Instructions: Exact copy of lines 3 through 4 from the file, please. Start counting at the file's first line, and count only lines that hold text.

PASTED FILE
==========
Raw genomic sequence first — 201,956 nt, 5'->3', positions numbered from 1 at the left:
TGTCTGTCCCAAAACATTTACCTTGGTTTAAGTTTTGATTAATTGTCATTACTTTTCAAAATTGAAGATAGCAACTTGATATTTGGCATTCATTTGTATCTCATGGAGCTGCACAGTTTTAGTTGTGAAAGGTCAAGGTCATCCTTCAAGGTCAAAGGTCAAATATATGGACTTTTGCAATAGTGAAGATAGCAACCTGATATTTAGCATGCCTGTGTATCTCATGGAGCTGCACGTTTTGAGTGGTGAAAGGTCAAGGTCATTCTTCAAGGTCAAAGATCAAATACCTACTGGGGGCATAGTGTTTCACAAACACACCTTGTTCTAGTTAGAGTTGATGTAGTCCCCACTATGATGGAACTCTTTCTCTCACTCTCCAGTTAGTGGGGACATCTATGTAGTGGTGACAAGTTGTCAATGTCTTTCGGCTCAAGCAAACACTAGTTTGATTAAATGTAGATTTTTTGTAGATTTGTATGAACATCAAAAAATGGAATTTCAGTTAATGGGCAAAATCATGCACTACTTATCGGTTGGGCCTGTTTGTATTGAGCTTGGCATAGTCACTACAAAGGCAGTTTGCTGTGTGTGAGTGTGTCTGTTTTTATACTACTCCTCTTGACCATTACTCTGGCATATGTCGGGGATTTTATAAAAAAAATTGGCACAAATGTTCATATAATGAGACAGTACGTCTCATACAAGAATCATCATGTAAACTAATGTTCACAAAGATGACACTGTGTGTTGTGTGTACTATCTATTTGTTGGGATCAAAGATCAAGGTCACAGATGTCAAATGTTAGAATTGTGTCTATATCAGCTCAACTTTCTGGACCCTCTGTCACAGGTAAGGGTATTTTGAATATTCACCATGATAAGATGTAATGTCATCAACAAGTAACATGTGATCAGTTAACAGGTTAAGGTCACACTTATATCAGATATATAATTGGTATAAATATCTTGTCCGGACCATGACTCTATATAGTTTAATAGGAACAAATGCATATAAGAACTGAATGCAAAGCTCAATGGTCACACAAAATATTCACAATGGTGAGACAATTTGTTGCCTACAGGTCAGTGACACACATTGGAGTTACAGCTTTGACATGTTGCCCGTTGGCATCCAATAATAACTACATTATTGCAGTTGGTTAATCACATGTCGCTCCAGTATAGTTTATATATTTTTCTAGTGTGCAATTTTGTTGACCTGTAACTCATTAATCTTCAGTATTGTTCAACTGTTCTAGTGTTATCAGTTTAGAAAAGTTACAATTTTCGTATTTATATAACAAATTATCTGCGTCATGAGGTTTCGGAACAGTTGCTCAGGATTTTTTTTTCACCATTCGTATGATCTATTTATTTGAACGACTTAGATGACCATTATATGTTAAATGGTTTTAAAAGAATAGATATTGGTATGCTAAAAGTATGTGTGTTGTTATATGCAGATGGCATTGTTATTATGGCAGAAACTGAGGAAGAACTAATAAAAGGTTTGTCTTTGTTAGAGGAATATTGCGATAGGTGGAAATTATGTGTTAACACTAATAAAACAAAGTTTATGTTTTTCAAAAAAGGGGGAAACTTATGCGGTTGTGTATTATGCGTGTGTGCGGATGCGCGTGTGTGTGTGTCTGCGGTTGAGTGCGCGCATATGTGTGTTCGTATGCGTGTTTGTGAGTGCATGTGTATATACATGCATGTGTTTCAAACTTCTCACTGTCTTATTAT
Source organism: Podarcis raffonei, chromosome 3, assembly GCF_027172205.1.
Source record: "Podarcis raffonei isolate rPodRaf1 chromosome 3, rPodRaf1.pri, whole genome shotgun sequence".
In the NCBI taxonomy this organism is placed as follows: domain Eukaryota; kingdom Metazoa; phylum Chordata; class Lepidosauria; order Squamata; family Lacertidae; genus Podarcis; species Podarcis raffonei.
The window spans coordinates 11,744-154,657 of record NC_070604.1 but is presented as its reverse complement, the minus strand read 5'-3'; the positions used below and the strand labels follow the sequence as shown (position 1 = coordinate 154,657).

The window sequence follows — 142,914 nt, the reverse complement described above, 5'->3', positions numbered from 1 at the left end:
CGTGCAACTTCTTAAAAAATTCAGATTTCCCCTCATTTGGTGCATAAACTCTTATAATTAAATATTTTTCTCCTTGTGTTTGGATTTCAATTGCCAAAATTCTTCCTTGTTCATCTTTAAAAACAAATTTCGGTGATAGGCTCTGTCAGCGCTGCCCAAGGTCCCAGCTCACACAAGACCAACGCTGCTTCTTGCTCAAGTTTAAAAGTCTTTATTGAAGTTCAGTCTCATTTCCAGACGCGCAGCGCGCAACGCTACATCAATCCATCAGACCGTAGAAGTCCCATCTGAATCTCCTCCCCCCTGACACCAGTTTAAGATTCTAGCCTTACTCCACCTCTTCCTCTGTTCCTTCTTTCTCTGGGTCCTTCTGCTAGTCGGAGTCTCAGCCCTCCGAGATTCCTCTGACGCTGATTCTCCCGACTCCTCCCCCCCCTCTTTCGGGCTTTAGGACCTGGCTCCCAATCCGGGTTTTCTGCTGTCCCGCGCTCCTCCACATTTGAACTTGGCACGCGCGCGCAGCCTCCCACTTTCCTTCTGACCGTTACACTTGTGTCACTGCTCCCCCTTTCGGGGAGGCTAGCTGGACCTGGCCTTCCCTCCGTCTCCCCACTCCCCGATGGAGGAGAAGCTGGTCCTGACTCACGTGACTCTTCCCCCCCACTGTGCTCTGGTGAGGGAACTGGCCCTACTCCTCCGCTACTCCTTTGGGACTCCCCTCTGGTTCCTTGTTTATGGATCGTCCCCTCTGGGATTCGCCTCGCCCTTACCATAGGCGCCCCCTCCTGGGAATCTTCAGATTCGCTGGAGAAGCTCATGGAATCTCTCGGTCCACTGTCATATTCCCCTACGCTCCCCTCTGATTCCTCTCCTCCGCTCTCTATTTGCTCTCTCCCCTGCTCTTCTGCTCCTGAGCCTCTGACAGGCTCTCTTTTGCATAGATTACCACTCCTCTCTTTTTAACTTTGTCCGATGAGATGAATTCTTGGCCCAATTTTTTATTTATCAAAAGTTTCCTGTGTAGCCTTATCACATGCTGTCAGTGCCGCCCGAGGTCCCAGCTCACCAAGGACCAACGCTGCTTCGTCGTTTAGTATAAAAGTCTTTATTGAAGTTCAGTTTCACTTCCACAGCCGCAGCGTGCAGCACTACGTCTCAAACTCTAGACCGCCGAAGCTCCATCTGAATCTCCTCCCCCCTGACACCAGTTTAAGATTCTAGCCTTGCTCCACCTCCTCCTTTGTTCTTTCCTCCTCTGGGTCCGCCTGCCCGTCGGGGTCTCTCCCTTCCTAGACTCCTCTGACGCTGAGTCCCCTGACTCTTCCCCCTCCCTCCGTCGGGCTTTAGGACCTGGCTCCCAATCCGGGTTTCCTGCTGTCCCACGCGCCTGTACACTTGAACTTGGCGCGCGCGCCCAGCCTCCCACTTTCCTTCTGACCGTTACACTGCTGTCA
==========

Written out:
Source organism: Podarcis raffonei, chromosome 3, assembly GCF_027172205.1.
Source record: "Podarcis raffonei isolate rPodRaf1 chromosome 3, rPodRaf1.pri, whole genome shotgun sequence".